Islam used to work for a blacksmith, a year ago he decided to open his own workshop from his savings.
He took a loan from ACAD to buy raw materials such as iron and welding tools. Islam makes metal shelves and windows.
Islam plans to buy a piece of land and build a small metal factory; after he achieves this dream, he wants to get married and start a family.
Islam's biggest challenges are the lack of capital and the lack of skilled blacksmiths to assist him in expansion.
The political situation makes it hard for him to market his product to a wide audience.
More information about this loan
This loan is governed by Islamic lending principles. Because Islamic Law prohibits the charging of interest, ACAD is charging 0% interest on this loan. This is a Murabaha loan, which means that ACAD purchases goods for borrowers and charges a fee or mark-up. Click here to learn more about this loan type and Kiva's approach to lending in the Islamic world.
Important InformationThe Arab Center for Agricultural Development (ACAD) is a microfinance organization operating in Ramallah, Palestine. Founded in 1993, it provides micro-loans, small loans, and agriculture loans and more to poor and low-income Palestinian entrepreneurs. ACAD focuses on several areas of development including offering credit, fostering community and building cooperatives.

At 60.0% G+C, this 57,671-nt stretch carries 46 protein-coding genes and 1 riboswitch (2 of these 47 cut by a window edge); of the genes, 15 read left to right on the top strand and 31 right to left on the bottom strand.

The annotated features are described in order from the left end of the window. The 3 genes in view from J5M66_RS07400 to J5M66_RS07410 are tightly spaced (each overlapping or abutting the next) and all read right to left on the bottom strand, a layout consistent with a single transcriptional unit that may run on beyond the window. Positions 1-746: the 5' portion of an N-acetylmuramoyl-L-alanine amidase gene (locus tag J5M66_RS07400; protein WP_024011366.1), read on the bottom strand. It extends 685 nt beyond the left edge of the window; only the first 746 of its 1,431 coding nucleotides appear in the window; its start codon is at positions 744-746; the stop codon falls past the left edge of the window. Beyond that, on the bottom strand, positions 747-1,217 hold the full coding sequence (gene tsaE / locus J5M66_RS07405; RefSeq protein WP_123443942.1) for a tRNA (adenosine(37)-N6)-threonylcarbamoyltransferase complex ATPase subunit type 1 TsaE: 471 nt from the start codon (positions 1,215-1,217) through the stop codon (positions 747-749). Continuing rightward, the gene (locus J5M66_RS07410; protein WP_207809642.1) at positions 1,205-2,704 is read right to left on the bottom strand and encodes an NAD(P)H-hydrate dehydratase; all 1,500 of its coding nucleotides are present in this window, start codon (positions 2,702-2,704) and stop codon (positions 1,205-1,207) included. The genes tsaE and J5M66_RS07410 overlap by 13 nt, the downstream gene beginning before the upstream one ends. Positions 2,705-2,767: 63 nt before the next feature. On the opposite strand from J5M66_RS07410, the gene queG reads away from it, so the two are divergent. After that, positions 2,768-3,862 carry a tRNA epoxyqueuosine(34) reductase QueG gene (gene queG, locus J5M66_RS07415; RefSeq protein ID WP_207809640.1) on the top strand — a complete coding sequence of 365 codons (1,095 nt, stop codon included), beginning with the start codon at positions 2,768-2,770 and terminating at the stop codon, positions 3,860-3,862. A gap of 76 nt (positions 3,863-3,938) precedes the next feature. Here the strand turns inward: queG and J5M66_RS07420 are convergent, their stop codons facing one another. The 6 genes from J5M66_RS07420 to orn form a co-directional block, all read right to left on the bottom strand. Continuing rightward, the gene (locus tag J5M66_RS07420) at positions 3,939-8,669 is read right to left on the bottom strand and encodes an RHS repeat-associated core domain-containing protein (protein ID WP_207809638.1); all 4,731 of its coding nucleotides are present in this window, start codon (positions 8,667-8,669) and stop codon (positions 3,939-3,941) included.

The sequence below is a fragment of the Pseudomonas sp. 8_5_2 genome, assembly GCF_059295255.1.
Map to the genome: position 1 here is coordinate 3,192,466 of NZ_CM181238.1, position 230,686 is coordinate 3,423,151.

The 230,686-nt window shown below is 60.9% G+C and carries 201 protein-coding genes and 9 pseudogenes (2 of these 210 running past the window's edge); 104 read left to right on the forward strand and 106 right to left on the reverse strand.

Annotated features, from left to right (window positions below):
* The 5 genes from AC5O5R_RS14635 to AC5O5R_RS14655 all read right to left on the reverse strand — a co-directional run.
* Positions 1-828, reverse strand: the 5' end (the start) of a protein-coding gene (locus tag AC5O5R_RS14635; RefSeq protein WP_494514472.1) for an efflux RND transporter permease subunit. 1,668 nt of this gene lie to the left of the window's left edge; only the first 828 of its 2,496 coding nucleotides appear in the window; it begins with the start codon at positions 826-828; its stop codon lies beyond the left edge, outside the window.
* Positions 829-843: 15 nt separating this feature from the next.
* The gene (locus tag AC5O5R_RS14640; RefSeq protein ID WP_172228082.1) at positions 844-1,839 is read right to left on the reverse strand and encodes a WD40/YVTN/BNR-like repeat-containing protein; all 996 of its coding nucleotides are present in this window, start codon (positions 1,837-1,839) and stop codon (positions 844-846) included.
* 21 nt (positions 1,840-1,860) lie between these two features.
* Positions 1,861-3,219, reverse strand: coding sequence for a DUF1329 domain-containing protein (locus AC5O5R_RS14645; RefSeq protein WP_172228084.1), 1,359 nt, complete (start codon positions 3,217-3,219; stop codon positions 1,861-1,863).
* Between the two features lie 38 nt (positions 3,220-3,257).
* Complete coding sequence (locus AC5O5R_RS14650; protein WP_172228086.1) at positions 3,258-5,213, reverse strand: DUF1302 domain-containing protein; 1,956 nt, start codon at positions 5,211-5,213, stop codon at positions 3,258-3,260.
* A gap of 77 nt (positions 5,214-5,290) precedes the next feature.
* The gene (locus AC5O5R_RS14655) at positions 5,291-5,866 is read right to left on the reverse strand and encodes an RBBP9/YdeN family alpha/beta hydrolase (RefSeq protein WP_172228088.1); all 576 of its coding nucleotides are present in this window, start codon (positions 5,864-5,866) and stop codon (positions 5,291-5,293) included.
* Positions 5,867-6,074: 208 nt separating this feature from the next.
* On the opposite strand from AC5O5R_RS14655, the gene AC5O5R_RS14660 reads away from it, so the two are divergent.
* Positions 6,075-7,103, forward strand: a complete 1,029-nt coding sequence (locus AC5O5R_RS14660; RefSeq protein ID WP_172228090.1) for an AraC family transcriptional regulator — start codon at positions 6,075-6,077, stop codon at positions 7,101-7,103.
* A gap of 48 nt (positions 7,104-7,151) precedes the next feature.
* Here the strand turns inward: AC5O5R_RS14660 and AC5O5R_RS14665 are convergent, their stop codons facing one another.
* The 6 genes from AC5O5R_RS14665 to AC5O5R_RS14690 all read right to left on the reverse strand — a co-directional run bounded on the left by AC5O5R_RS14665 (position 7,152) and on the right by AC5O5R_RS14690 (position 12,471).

Kiva lenders’ funds are used to help ACAD serve more people in remote areas, especially farmers working in agricultural cooperatives. Additionally, these funds enable ACAD to offer loans at lower interest rates to ensure that even the poorest Palestinians have access to affordable credit.
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